Propagate Anthurium warocqueanum from new crowns that will emerge from the trunk (stem) of the plant. Propagation is done by division.
Anthurium warocqueanum Growth Rate
The Anthurium warocqueanum grows leaves up to a length of 6.6 feet (2 meters) within 2-3 years.
The abaxial side of the leaves is velutinous and has visible silvery veins that become increasingly prominent the bigger the leaves grow.
What is interesting is that new leaves are starting very small and are then expanding.
Most Monstera and Philodendrons give you a good idea of how big leaves will get upfront.
Not with the Anthurium warocqueanum. Its leave starts small and can get very big within days.
A good indicator that your Anthurium warocqueanum is happy is when it is keeping its leaves.
If the care is not ideal, these plants will always lose a leaf when forming a new one or lose all of the leaves altogether.
So take the number of leaves on this plant to indicate plant happiness.
0 means the condition is critical, one is barely surviving, and anything above two leaves means you are doing a great job.
Anthurium warocqueanum is best potted into wooden orchid baskets.
These are a great way to support their epiphytic growing habit.
The roots can attach to the wood or grow out of the basket. In nature, the roots are venturing down and to the sides quite often.
A wooden basket supports this growing habit perfectly.
Although a wooden orchid basket might be the best, I am growing mine in a clay pot. It has a drainage hole in the bottom, and the clay is porous and allows for air exchange.
The advantages of clay pots can be read in my terracotta pot article.
Anthurium warocqueanum Propagation
Propagation from seeds is feasible, but there are not many records of successful propagations from seeds.
A different way is propagation from division. They are producing offsets from time to time that can be removed from the plant and that will grow into a new plant.
How to propagate Anthurium warocqueanum step-by-step:
- Look for offshoots on your plant
- Use a pruning shear, knife, or scissors that are disinfected beforehand. Disinfect using rubbing alcohol and holding under a flame for a few seconds.
- Cut the offshoot section and ensure that roots are present on the cutting in the best case.
- Put cinnamon on the wounds of the offshoot and the main plant
- Put the offshoot in damp Sphagnum Moss
- Ensure a humid and warm environment so roots can produce quickly on your cutting.
- Voila you have a new baby Anthurium warocqueanum
From a pleasant topic to a not-so-pleasant one. Let’s now have a look at common problems.
Anthurium warocqueanum seeds
Anthurium warocqueanum seeds are brown to green and 0.2-0.3 inches long.
Seeds are produced when an inflorescence is pollinated. These plants go through a female and male phase. The female phase is when the flower is receptive. The spadix produces sticky sap during the female phase.
This is when the inflorescence of Anthuriums can be pollinated. Once the female phase is over, the plant goes into the male phase. In that phase, the pollen is produced. So to get seeds, you need to pollinate the Queen Anthurium in the female phase.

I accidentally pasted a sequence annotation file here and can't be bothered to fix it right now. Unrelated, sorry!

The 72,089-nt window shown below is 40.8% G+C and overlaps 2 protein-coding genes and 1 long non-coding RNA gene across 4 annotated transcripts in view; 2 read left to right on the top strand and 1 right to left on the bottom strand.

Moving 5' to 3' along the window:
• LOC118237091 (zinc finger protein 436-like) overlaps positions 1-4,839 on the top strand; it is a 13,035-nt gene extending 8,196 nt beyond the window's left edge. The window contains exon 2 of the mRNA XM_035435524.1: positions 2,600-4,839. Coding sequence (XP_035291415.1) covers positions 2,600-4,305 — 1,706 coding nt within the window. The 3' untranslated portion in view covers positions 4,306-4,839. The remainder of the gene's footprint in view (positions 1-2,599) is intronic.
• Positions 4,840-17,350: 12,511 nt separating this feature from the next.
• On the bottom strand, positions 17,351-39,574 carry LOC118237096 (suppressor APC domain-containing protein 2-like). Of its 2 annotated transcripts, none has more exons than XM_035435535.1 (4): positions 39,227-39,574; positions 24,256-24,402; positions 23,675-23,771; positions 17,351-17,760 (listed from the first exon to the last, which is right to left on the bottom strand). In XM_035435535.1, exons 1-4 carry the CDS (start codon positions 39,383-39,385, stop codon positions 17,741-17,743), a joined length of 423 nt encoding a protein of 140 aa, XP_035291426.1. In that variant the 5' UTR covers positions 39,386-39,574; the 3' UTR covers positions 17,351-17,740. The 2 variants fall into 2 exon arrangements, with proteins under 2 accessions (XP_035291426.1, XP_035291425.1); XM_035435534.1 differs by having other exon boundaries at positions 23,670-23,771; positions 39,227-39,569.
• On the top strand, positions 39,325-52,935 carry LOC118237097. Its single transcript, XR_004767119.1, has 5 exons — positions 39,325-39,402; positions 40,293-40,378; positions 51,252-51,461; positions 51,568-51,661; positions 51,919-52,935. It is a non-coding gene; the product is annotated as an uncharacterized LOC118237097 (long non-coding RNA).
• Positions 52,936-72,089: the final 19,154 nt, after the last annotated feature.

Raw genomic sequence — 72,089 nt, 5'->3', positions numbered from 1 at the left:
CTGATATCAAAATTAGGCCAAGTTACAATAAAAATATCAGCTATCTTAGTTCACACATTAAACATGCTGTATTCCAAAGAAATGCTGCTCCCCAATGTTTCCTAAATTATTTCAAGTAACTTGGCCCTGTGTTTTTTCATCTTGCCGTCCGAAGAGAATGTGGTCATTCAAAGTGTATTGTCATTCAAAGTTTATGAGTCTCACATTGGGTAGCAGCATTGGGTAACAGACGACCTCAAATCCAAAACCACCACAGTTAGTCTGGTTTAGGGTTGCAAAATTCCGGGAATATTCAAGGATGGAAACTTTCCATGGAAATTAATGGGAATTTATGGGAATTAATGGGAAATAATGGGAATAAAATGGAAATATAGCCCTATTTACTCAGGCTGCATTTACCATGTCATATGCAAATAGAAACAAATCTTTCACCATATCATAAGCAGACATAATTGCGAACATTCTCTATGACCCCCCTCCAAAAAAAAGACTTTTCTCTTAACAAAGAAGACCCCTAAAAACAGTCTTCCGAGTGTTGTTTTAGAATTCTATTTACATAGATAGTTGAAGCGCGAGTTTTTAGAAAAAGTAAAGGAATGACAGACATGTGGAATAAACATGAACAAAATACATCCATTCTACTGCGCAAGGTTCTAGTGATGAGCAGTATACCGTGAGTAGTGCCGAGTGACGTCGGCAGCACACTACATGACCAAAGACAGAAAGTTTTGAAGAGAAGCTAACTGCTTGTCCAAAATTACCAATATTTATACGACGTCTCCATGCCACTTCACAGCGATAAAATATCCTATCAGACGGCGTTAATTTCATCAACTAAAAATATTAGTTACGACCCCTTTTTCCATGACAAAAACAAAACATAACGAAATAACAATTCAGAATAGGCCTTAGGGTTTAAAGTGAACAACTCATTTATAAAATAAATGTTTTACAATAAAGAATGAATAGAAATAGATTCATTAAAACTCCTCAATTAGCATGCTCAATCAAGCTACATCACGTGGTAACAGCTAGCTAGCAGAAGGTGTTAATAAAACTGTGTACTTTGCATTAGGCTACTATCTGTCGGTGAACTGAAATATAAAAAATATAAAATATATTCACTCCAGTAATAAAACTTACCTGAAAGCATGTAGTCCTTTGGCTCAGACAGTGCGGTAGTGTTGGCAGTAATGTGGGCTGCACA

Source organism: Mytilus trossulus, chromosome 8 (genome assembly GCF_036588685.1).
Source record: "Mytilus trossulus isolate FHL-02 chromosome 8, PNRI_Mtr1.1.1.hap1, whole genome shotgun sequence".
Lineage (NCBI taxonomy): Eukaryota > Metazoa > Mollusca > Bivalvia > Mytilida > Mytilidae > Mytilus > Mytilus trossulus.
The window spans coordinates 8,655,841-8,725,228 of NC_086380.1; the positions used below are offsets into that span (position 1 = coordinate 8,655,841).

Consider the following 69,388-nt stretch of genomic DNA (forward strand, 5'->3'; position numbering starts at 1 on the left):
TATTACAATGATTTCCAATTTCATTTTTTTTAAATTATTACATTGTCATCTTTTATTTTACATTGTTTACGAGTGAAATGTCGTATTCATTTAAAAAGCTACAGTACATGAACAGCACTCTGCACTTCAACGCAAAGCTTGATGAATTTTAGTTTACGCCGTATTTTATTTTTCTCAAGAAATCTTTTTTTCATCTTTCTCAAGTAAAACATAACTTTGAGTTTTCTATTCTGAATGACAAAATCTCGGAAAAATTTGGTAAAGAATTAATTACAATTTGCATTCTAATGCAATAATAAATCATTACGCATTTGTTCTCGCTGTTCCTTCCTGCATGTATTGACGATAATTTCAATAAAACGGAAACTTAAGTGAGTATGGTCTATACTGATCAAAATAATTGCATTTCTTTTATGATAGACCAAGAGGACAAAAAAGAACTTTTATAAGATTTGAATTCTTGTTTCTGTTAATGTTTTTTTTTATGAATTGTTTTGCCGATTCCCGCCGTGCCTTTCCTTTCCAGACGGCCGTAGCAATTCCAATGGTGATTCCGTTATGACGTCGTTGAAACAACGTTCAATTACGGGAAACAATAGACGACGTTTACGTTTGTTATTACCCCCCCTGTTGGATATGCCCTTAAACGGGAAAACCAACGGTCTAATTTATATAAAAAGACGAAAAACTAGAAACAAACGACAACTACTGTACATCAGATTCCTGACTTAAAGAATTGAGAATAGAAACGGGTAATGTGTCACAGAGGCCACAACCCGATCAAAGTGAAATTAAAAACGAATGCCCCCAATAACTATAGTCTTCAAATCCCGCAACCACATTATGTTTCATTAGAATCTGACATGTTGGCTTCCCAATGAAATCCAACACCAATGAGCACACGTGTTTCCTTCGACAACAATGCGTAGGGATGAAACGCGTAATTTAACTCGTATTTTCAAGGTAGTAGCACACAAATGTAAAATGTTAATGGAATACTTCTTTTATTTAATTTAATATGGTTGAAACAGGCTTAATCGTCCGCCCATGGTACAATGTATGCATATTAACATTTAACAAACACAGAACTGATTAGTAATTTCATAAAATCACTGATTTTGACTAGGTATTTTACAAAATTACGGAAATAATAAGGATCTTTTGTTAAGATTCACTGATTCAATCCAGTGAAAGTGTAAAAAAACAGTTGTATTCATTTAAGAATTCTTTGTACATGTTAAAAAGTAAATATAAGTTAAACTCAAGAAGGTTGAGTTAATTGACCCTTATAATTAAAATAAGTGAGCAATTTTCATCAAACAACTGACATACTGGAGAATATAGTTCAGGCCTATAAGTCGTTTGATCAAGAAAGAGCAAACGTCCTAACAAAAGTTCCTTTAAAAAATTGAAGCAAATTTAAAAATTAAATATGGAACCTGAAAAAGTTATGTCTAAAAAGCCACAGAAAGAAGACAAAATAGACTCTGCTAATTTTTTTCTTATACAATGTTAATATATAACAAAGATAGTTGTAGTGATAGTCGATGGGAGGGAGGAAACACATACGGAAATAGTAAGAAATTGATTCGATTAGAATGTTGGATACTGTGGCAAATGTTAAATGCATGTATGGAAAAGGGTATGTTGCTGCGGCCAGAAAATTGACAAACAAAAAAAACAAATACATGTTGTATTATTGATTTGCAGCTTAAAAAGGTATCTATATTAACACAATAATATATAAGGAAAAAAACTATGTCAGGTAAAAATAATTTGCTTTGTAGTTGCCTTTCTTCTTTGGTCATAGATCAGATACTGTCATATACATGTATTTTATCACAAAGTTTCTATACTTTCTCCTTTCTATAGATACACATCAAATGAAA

If the pollination is successful, the spadix swells and produces berries.
It then takes several months to a year until the berries are viable. The berries themselves contain the seeds.
Anthurium seeds are only viable for a couple of months. Be careful when buying them off the internet.
Anthurium warocqueanum flower
The flower on an Anthurium warocqueanum is nothing special. They grow a spathe, which is a modified leaf, as well as a spadix. The spadix is upright and contains tiny flowers.
The plants need to mature first before they can flower.
Anthurium warocqueanum Dark Form
There is said to be a dark form of Anthurium warocqueanum, as well as wider and more narrow forms. It is also called Anthurium warocqueanum dark knight. I cannot confirm this form truly exists based on my experience with this plant.
The Queen Anthurium will look much darker if you grow it in lower light. It has a brighter green when growing under high light. The only reason for this is that the plant leaves adapt and regulate light intake.
Understandably, people started thinking that there are two distinct forms. The same goes for wider and more narrow leaves.
Why are the leaves damaged on my Anthurium warocqueanum?
The velvety thick leaves are getting damaged easily. A common cause is if water remains on the surface of the leaves for too long.
Bacterial infection in the form of brow circles with yellow hues is the visible damage that can be spotted.
The best countermeasure against this is to allow for sufficient air circulation. Wet leaves need to be able to dry quickly.
A different cause can be the rough handling of the leaves. As an example, these houseplants do not like to be shipped.
Damaged leaves in the form of slits and broken leaves are often the result.
They often get severely damaged after shipping and must be trimmer or fall off entirely.
The damage itself if it’s not bacterial on the leaves, is not a big issue for the plant, and the leaf can stay on it.
It is more that it can be unappealing for the eye, which is why some people will decide to cut off damaged leaves or sections of it.
Why does my Queen Anthurium have Brown Leaves?
Brown leaves can cause your plant to be sunburnt because of too much sunlight. Other reasons might be nutrient deficiencies as well as underwatering.
To get to the root cause, let’s look at sunburn. In most cases, multiple leaves will show browning caused by too much direct sunlight.
If nutrients are not readily available, your Anthurium warocqueanum can develop brown leaves. Make use of a liquid or slow-release fertilizer to counter nutrient deficiency.
Last but not least, we have the most likely cause of browning leaves, if sunburn can be ruled out, underwatering.